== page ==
Intelligent MAS in System Engineering and Robotics

Intelligent MAS in System Engineering and Robotics

G. Nicolás Marichal (University of La Laguna, Spain) and Evelio J. González (University of La Laguna, Spain)
DOI: 10.4018/978-1-60960-818-7.ch204
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The concept of agent has been successfully used in a wide range of applications such as Robotics, e-commerce, agent-assisted user training, military transport or health-care. The origin of this concept can be located in 1977, when Carl Hewitt proposed the idea of an interactive object called actor. This actor was defined as a computational agent, which has a mail address and a behaviour (Hewitt, 1977). Actors receive messages from other actors and carry out their tasks in a concurrent way. It is difficult that a single agent could be sufficient to carry out a relatively complex task. The usual approach consists of a society of agents - called Multiagent Systems (MAS) -, which communicate and collaborate among them and they are coordinated when pursuing a goal. The purpose of this chapter is to analyze the aspects related to the application of MAS to System Engineering and Robotics, focusing on those approaches that combine MAS with other Artificial Intelligence (AI) techniques.
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There is not an academic definition accepted by every researcher about the term agent. In fact, agent researchers have offered a variety of definitions explicating his or her particular use of the word. An extensive list of these definitions can be found in (Franklin and Graesser, 1996). It does not fall in the scope of this chapter to reproduce that list. However, we will include some of them, in order to illustrate how heterogeneous these definitions are.

“Autonomous agents are computational systems that inhabit some complex dynamic environment, sense and act autonomously in this environment, and by doing so realize a set of goals or tasks for which they are designed.” (Maes, 1995, p. 108)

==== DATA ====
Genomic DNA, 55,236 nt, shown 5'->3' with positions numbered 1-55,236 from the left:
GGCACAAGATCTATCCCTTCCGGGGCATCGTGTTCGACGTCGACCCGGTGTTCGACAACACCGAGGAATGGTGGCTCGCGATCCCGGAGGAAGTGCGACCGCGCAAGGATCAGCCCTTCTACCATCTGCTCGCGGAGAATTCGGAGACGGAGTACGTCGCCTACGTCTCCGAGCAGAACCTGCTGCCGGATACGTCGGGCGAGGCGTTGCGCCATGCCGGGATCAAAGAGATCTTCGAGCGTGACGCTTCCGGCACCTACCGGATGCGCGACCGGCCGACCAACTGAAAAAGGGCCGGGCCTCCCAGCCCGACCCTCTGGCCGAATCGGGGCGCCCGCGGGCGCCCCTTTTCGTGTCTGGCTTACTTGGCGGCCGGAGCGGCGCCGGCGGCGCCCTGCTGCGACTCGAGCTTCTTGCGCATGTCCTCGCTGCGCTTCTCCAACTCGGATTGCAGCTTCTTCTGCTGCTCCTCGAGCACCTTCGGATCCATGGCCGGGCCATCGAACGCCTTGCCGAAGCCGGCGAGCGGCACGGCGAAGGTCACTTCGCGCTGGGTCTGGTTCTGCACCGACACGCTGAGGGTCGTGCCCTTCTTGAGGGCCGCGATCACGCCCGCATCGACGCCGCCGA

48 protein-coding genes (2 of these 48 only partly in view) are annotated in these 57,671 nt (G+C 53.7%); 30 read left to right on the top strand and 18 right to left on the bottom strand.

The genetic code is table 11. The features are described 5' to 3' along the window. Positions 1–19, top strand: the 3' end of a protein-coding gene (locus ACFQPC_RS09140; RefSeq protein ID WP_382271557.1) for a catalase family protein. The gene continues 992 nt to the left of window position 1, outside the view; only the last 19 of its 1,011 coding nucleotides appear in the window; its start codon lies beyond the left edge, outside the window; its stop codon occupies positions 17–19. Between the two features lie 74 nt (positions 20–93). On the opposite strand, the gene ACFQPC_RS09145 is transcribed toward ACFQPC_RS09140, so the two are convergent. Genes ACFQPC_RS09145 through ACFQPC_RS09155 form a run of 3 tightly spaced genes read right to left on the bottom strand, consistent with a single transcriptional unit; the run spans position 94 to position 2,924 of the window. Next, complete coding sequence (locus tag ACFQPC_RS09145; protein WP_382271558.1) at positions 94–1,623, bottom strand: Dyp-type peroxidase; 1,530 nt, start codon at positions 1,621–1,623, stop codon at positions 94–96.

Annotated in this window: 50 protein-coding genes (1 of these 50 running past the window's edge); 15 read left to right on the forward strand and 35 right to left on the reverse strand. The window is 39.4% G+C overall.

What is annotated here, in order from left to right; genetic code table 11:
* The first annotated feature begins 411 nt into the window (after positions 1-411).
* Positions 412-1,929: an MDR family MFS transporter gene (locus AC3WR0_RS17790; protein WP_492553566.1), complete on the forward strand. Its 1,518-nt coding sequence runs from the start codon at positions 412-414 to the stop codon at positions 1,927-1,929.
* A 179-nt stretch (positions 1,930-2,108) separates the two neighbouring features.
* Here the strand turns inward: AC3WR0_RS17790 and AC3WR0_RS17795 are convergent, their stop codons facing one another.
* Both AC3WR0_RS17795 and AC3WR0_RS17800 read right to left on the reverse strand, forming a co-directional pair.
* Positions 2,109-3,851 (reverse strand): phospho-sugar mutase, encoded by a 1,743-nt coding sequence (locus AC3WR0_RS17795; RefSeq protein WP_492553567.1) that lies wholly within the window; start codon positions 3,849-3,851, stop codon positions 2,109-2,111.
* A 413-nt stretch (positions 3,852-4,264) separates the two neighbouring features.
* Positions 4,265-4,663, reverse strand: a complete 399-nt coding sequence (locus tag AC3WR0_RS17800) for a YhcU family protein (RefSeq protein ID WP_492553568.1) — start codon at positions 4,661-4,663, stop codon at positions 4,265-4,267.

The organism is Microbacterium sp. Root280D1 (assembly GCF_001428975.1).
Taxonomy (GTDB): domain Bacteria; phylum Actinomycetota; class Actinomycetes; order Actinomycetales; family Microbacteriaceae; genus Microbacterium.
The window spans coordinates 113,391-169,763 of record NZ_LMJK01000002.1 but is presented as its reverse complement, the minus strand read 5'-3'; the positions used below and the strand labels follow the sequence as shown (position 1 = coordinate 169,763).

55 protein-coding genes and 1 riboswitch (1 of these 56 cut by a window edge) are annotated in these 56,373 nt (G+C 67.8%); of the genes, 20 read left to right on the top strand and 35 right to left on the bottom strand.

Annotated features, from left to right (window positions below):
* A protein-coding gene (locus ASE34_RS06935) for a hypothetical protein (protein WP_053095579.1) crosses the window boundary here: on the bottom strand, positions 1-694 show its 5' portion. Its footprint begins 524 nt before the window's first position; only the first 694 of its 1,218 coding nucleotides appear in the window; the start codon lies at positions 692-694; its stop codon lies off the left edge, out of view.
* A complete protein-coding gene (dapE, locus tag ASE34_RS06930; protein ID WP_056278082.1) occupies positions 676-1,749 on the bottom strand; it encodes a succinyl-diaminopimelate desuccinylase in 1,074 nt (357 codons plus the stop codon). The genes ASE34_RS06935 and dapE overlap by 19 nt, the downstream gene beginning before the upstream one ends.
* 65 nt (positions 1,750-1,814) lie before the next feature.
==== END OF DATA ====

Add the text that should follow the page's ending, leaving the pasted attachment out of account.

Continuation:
“Autonomous agents are systems capable of autonomous, purposeful action in the real world.” (Brustoloni, 1991, p. 265)

“An agent is anything that can be viewed as perceiving its environment through sensors and acting upon that environment through effectors.” (Russell and Norvig, 1995, p. 31)

Despite the existing plethora of definitions, agents are often characterized by only describing their features (long-live, autonomy, reactivity, proactivity, collaboration, ability to perform in a dynamic and unpredictable environment, etc.). With these characteristics, users can delegate to agents tasks designed to be carried out without human intervention, for instance, as personal assistants that learn from its user.

In most of applications, a standalone agent is not sufficient for carrying out the desired task: agents are forced to interact with other agents, forming a MAS. Due to their capacity of flexible autonomous action, MAS can treat with open – or at least highly dynamic or uncertain- environments. On the other hand, MAS can effectively manage situations where distributed systems are needed: the problem being solved is itself distributed, the data are geographically distributed, systems with many components and huge content, systems with future extensions, etc. A researcher could include a single agent to implement all the tasks. Nevertheless, this type of macroagent represents a bottleneck for the system speed, reliability and management.

It is clear that the design of a MAS is more complex than a single agent. Apart from the code for the treatment of the task-problem, a developer needs to implement those aspects related to communication, negotiation among the agents and its organization in the system. Nevertheless, it has been shown that MAS offer more than they cost (Cockburn, 1996) (Gonzalez, 2006) (Gonzalez, 2006b) (Gyurjyan, 2003) (Seilonen 2005).


Mas, Ai And System Engineering

An important topic in System Engineering is that of process control problem. We can define it as the one of manipulating the input variables of a dynamic system in an attempt to influence over the output variables in a desired fashion, for example, to achieve certain values or certain rates (Jacquot, 1981). In this context, as other Engineering disciplines, we can find a lot of relevant formalisms and standards, whose descriptions are out of the scope of this chapter. An interested reader can get an introductory presentation of these aspects in (Jacquot, 1981).

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